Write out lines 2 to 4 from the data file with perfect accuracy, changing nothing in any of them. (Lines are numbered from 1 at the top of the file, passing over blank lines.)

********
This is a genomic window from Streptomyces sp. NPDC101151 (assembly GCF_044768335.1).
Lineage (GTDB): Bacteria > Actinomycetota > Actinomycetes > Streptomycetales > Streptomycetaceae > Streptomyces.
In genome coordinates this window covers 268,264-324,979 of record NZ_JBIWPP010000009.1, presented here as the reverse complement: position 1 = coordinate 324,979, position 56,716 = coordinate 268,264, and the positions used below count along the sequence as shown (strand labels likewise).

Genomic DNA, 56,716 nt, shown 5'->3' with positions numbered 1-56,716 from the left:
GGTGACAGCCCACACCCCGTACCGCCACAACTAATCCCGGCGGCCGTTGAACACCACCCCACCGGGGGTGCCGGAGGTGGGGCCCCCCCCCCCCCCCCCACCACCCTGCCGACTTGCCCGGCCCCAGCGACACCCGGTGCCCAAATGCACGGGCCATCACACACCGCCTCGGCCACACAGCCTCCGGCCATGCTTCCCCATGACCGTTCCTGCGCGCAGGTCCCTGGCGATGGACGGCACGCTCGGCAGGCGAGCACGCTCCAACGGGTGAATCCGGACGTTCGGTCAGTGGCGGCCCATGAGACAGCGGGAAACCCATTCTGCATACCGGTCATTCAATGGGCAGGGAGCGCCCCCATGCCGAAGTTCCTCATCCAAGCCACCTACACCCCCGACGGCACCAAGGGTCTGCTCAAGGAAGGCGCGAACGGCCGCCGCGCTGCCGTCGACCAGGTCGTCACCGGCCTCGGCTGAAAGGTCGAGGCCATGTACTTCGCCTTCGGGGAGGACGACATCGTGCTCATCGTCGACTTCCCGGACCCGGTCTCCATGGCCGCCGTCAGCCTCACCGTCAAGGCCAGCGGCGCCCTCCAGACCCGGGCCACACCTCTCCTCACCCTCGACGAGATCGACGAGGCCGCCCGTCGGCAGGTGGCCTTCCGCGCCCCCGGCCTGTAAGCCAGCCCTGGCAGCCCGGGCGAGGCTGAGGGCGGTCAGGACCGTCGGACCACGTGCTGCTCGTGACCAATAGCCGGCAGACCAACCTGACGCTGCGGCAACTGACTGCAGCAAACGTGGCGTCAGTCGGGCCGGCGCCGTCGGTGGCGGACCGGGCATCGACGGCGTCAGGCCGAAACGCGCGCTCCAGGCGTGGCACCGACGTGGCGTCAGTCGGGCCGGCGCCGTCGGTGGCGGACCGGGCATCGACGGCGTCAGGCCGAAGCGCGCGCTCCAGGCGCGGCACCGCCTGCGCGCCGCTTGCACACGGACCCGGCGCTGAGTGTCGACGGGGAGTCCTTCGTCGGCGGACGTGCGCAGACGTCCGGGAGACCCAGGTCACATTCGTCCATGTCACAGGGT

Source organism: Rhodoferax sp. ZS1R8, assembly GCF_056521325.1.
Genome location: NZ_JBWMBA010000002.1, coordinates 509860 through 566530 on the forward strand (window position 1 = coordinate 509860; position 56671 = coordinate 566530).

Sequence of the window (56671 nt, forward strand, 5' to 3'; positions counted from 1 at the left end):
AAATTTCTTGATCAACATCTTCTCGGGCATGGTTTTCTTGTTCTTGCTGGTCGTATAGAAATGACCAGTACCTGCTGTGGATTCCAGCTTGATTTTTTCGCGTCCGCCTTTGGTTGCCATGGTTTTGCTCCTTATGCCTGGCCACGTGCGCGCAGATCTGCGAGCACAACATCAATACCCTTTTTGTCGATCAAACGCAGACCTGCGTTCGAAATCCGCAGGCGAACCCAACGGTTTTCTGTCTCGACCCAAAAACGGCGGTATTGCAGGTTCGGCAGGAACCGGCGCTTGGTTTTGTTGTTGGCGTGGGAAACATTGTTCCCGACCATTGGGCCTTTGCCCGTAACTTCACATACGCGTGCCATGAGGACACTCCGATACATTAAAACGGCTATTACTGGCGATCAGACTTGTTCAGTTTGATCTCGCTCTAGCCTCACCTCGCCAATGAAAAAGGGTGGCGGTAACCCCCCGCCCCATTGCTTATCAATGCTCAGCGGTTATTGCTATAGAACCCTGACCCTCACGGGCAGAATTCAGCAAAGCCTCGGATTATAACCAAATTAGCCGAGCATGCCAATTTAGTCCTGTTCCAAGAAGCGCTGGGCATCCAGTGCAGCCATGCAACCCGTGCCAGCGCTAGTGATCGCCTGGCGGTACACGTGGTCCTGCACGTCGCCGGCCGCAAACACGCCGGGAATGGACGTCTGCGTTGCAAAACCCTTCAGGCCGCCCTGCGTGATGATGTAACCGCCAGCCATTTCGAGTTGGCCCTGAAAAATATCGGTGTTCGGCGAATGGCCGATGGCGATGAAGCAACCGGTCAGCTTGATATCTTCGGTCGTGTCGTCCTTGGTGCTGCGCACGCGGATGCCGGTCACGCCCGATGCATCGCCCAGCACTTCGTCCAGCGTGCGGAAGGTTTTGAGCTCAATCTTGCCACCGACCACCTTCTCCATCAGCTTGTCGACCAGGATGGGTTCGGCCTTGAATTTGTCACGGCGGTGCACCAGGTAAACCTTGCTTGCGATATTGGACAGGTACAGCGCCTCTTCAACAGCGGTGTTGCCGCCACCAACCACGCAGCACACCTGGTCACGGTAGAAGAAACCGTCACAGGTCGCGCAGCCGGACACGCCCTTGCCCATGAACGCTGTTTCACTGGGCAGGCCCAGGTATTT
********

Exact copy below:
Lineage (GTDB): Bacteria > Actinomycetota > Actinomycetes > Streptomycetales > Streptomycetaceae > Streptomyces.
In genome coordinates this window covers 268,264-324,979 of record NZ_JBIWPP010000009.1, presented here as the reverse complement: position 1 = coordinate 324,979, position 56,716 = coordinate 268,264, and the positions used below count along the sequence as shown (strand labels likewise).

Genomic DNA, 56,716 nt, shown 5'->3' with positions numbered 1-56,716 from the left: